Jones, C. L., Tansell, A. J. & Easun, T. L. The lighter side of MOFs: structurally photoresponsive metal–organic frameworks. J. Mater. Chem. A 4, 6714–6723 (2016).

    CAS  Article  Google Scholar 

  13. 13.

    Castellanos, S., Kapteijn, F. & Gascon, J. Photoswitchable metal organic frameworks: turn on the lights and close the windows. CrystEngComm 18, 4006–4012 (2016).

    CAS  Article  Google Scholar 

  14. 14.

    Wang, Z. et al. Tunable molecular separation by nanoporous membranes. Nat. Commun. 7, 13872 (2016).

    CAS  Article  Google Scholar 

  15. 15.

    Zheng, Y. et al. Flexible interlocked porous frameworks allow quantitative photoisomerization in a crystalline solid. Nat. Commun. 8, 100 (2017).

    Article  Google Scholar 

  16. 16.

    Horike, S., Shimomura, S. & Kitagawa, S. Soft porous crystals. Nat. Chem. 1, 695–704 (2009).

    CAS  Article  Google Scholar 

  17. 17.

    Férey, G. & Serre, C. Large breathing effects in three-dimensional porous hybrid matter: fact, analyses, rules and consequences. Chem. Soc. Rev. 38, 1380–1399 (2009).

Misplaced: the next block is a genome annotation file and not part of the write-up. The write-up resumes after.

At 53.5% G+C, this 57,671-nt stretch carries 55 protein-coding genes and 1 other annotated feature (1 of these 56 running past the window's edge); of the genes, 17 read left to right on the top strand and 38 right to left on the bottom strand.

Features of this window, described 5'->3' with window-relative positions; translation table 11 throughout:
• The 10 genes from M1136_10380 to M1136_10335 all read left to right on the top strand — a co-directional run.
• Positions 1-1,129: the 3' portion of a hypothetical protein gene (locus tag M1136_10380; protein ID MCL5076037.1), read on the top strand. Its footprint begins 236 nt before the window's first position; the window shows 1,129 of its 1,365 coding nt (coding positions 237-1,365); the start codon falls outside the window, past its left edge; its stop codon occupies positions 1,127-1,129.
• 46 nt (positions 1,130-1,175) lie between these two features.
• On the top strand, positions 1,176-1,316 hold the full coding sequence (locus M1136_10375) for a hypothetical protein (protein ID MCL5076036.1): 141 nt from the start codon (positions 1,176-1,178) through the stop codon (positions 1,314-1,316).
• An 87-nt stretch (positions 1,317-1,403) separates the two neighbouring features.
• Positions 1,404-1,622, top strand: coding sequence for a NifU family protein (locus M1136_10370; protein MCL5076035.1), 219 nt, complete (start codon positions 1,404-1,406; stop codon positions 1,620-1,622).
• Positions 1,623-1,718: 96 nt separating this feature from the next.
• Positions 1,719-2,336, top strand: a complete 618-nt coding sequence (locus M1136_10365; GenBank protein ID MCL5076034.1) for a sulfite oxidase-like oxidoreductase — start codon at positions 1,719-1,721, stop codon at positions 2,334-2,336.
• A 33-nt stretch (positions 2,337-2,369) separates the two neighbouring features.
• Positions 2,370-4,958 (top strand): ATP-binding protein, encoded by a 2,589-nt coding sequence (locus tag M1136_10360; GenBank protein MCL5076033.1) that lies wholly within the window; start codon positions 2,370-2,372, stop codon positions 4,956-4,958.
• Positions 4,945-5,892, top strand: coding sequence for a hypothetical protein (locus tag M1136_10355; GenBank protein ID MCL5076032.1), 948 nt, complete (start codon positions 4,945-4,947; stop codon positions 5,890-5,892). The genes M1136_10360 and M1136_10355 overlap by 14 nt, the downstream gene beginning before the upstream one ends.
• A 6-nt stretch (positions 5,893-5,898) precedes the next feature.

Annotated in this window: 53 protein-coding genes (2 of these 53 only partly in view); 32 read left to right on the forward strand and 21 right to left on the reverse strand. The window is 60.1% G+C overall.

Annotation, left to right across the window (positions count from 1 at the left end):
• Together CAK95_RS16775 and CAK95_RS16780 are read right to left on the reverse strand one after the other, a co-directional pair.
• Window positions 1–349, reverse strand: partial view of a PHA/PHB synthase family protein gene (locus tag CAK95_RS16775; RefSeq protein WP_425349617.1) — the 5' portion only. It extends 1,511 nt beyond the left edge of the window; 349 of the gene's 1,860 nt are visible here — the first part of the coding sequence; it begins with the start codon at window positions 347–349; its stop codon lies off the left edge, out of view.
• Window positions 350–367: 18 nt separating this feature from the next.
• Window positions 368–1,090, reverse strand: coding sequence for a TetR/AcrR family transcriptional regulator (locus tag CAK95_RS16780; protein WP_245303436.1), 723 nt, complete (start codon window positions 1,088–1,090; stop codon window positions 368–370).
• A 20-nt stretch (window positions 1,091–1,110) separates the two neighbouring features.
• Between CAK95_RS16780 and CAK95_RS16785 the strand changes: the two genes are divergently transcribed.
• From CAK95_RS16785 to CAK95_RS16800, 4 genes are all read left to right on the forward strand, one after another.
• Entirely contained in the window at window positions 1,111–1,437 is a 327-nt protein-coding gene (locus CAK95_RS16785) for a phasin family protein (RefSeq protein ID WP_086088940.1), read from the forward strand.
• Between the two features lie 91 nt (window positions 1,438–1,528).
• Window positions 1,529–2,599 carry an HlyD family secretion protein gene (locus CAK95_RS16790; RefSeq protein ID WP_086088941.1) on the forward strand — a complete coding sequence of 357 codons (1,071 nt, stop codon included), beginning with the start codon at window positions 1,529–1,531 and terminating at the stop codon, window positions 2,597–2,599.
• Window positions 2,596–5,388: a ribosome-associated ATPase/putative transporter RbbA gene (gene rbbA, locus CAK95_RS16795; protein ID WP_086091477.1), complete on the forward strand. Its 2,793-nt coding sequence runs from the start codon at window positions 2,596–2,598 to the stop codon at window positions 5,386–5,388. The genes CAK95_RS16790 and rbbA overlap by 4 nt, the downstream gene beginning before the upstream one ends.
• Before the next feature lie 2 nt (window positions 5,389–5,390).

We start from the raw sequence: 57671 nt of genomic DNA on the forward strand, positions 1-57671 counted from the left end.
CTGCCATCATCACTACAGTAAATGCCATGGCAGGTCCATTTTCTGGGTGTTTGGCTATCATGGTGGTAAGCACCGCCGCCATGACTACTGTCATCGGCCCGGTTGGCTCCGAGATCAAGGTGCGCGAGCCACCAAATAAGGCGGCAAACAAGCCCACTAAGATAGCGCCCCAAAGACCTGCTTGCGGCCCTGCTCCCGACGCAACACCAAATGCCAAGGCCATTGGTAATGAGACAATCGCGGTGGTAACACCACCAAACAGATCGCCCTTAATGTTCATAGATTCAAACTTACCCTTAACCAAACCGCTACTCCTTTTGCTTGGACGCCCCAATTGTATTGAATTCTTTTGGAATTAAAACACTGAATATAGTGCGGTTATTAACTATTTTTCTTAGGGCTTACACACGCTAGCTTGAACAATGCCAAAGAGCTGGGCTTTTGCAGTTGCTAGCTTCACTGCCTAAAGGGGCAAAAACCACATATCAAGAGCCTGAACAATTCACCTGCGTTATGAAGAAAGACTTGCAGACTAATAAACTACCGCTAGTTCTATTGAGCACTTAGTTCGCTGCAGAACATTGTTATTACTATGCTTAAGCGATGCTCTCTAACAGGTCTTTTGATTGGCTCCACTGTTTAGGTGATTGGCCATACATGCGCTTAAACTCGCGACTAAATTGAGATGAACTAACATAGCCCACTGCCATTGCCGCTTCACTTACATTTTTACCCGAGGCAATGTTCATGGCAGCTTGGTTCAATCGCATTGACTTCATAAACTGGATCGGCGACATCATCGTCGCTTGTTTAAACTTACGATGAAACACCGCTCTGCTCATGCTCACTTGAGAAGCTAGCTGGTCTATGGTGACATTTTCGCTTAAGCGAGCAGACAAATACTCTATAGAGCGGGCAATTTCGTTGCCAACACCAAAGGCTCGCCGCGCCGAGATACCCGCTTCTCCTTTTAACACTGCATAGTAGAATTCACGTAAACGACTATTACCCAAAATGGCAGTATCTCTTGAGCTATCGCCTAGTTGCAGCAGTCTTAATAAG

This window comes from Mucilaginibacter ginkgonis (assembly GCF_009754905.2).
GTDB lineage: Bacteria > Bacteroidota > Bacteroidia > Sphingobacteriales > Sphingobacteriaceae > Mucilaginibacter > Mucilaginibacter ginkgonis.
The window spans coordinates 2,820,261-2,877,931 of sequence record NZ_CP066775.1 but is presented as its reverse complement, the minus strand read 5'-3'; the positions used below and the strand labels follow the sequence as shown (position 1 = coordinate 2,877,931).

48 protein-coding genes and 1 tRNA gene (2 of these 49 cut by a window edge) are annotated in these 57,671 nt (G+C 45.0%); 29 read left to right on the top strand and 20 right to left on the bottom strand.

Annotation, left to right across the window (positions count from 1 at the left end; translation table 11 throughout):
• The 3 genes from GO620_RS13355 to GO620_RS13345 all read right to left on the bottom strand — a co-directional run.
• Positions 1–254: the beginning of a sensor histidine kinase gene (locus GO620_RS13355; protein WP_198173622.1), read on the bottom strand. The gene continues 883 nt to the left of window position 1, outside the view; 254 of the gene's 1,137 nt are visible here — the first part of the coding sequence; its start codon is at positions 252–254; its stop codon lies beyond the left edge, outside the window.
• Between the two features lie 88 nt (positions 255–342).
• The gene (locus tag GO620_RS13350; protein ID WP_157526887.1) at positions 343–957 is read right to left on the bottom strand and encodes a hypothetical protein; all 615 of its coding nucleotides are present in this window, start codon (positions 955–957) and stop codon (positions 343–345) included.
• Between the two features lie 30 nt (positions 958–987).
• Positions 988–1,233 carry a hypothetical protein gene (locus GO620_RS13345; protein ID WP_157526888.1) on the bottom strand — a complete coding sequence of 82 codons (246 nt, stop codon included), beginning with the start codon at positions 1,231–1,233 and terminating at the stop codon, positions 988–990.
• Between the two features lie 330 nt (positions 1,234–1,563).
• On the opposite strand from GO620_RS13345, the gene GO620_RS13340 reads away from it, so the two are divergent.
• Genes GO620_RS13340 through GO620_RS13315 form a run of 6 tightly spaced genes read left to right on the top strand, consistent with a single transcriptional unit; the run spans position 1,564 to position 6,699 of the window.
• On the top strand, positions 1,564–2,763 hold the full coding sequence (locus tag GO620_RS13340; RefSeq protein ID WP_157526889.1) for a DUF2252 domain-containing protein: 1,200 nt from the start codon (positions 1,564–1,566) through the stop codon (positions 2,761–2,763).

Article  Google Scholar 

  18. 18.

    Schneemann, A. et al. Flexible metal–organic frameworks. Chem. Soc. Rev. 43, 6062–6096 (2014).

    CAS  Article  Google Scholar 

  19. 19.

    Coudert, F.-X. Responsive metal–organic frameworks and framework materials: under pressure, taking the heat, in the spotlight, with friends. Chem. Mater. 27, 1905–1916 (2015).

    CAS  Article  Google Scholar 

  20. 20.

    Carrington, E. J. et al. Solvent-switchable continuous-breathing behaviour in a diamondoid metal–organic framework and its influence on CO2 versus CH4 selectivity. Nat. Chem. 9, 882–889 (2017).

    CAS  Article  Google Scholar 

  21. 21.

    Tanaka, D. et al. Kinetic gate-opening process in a flexible porous coordination polymer. Angew. Chem. Int. Ed. 47, 3914–3918 (2008).

    CAS  Article  Google Scholar 

  22. 22.

    Zhou, H.-L. et al. Direct visualization of a guest-triggered crystal deformation based on a flexible ultramicroporous framework. Nat. Commun. 4, 2534 (2013).